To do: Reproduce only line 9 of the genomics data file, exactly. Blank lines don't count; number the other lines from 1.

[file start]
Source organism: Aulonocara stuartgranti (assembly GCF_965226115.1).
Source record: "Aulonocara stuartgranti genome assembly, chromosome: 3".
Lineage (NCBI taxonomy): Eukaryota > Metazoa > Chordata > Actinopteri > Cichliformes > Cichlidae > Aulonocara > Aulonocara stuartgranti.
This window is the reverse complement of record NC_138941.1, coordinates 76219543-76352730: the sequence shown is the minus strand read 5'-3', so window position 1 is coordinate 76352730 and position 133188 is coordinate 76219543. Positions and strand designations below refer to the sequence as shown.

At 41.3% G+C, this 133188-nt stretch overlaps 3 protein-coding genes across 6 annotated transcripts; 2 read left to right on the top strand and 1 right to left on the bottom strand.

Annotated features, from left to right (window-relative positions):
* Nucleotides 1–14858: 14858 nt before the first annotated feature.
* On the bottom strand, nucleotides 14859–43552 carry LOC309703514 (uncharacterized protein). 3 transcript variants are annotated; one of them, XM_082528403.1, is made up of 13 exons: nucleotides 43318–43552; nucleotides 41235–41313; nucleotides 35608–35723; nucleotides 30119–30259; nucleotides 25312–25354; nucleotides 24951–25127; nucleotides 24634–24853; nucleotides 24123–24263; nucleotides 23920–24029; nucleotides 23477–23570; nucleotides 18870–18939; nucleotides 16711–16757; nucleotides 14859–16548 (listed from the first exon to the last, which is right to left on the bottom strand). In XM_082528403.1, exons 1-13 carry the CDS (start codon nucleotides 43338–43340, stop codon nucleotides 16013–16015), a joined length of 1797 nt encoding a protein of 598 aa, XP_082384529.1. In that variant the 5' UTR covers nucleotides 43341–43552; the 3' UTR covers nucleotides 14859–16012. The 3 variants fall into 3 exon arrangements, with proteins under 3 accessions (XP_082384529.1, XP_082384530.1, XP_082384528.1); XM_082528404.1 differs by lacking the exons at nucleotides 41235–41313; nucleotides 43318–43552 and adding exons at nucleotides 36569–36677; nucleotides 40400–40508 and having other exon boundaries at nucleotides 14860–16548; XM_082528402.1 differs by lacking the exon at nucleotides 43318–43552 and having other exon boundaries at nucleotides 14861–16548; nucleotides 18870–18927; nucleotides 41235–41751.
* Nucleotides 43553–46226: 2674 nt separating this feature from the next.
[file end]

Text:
* Nucleotides 43553–46226: 2674 nt separating this feature from the next.